Nearly two-thirds of the 88 million Americans planning to vacation this year will take a road trip, according to AAA Travel.
If you’re one of them, you should make sure your vehicle is up for the (literal) road ahead by checking your car’s fluids, batteries and tires. You might want to research state traffic laws, too, since the rules of the road can change depending on where you’re heading.
On June 1, Rhode Island became the 15th state to prohibit drivers from using hand-held electronic devices. Knowing the other 14 states could help you avoid tickets on your route. Of course, you can avoid such research by leaving phone calls, music duties, navigation and other distracting tasks to your co-pilots, for safety’s sake.
Many auto insurance policies remain in effect if you cross into Canada, but you should check with your agent. It’s also worth calling your agent if you aren’t sure whether your coverage applies to a rental vehicle.
Drivers can be held liable for damage caused by items that fall from their vehicles. So, if you need to strap anything to your car’s roof, you should ask your insurance agent about your existing coverage. And be careful about using a bicycle rack or something similar on the back of your vehicle. Police officers may stop you if your license plate isn’t visible.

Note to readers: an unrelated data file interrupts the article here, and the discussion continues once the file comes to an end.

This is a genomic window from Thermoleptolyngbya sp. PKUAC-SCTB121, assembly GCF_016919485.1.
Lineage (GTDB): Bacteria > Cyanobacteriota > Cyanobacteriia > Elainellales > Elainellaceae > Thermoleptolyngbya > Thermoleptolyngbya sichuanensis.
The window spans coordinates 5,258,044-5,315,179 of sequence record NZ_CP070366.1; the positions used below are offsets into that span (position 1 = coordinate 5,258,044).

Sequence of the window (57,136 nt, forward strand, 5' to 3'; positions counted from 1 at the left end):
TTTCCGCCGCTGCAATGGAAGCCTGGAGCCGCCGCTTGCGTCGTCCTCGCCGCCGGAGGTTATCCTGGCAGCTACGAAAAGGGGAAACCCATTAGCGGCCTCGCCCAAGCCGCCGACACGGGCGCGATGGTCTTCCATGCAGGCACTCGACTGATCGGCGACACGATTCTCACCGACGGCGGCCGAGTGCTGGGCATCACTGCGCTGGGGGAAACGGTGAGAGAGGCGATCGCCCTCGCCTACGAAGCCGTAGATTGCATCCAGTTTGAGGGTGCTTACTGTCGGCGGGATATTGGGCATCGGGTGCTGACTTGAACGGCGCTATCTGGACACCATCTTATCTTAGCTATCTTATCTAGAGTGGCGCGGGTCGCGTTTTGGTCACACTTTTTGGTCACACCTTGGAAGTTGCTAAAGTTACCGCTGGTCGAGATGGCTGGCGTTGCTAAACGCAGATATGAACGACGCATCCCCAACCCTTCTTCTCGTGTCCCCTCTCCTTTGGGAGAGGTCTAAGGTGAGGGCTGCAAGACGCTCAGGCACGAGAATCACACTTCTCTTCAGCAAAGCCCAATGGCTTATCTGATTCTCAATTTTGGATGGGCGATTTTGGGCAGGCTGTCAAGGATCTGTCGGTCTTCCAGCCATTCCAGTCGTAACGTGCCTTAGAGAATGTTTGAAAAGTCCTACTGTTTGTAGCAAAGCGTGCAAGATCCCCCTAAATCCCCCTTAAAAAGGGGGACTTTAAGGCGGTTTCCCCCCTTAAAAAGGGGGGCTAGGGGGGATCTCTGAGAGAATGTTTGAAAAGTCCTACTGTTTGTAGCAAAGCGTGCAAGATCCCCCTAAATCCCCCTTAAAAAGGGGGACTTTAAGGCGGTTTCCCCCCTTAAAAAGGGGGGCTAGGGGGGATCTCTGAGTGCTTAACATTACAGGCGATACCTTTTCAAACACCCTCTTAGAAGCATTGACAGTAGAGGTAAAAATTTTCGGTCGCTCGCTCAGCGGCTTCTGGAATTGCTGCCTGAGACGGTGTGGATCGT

Never leave home without a printed document proving that you are an insured motorist. You should be prepared to present this document, a driver’s license and a vehicle registration during a traffic stop.
Right on red
Turning right at a red light has been allowed nationwide for nearly 40 years, but don’t take it for granted. Always stop at the light first, then take a moment to see if there are any signs prohibiting the turn. Turning right on a red arrow is permitted in some states, like Massachusetts, but prohibited in others, like Rhode Island.
Speed limits vary from state to state. In Connecticut, Massachusetts, New Jersey, New York and Rhode Island the fastest posted highway speed is 65 mph in some areas, while the top speed in Washington, D.C., is 55 mph. The nation’s highest limit – 85 mph – is in Texas. Consider researching speed limits on your route before leaving and always look for speed limit signs while you’re driving.
Any road trip tips we missed? Let us know in the comments.
Make sure you’ve got the right coverage for your next road trip by speaking with a AAA Insurance Agent.